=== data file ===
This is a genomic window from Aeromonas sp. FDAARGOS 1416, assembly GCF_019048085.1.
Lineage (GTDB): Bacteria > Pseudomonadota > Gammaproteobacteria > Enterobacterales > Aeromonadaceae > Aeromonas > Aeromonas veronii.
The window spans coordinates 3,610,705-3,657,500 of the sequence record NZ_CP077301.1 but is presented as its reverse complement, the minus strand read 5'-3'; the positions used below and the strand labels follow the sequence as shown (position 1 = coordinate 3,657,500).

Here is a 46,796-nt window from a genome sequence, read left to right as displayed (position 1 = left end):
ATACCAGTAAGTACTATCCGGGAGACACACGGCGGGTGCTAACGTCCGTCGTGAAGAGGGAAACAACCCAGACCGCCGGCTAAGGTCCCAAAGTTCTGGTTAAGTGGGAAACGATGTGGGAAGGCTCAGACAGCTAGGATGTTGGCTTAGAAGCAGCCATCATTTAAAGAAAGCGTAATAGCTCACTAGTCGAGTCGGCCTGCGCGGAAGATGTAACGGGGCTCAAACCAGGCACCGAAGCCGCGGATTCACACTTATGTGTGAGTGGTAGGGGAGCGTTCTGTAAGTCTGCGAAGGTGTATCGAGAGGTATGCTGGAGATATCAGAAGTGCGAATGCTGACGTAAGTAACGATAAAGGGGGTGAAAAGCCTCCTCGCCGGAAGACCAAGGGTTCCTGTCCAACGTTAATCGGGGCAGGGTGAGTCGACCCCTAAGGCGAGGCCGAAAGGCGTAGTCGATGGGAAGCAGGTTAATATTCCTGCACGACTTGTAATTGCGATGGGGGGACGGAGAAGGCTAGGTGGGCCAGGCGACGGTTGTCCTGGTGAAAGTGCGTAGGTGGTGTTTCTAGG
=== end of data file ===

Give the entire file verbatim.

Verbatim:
This is a genomic window from Aeromonas sp. FDAARGOS 1416, assembly GCF_019048085.1.
Lineage (GTDB): Bacteria > Pseudomonadota > Gammaproteobacteria > Enterobacterales > Aeromonadaceae > Aeromonas > Aeromonas veronii.
The window spans coordinates 3,610,705-3,657,500 of the sequence record NZ_CP077301.1 but is presented as its reverse complement, the minus strand read 5'-3'; the positions used below and the strand labels follow the sequence as shown (position 1 = coordinate 3,657,500).

Here is a 46,796-nt window from a genome sequence, read left to right as displayed (position 1 = left end):
ATACCAGTAAGTACTATCCGGGAGACACACGGCGGGTGCTAACGTCCGTCGTGAAGAGGGAAACAACCCAGACCGCCGGCTAAGGTCCCAAAGTTCTGGTTAAGTGGGAAACGATGTGGGAAGGCTCAGACAGCTAGGATGTTGGCTTAGAAGCAGCCATCATTTAAAGAAAGCGTAATAGCTCACTAGTCGAGTCGGCCTGCGCGGAAGATGTAACGGGGCTCAAACCAGGCACCGAAGCCGCGGATTCACACTTATGTGTGAGTGGTAGGGGAGCGTTCTGTAAGTCTGCGAAGGTGTATCGAGAGGTATGCTGGAGATATCAGAAGTGCGAATGCTGACGTAAGTAACGATAAAGGGGGTGAAAAGCCTCCTCGCCGGAAGACCAAGGGTTCCTGTCCAACGTTAATCGGGGCAGGGTGAGTCGACCCCTAAGGCGAGGCCGAAAGGCGTAGTCGATGGGAAGCAGGTTAATATTCCTGCACGACTTGTAATTGCGATGGGGGGACGGAGAAGGCTAGGTGGGCCAGGCGACGGTTGTCCTGGTGAAAGTGCGTAGGTGGTGTTTCTAGG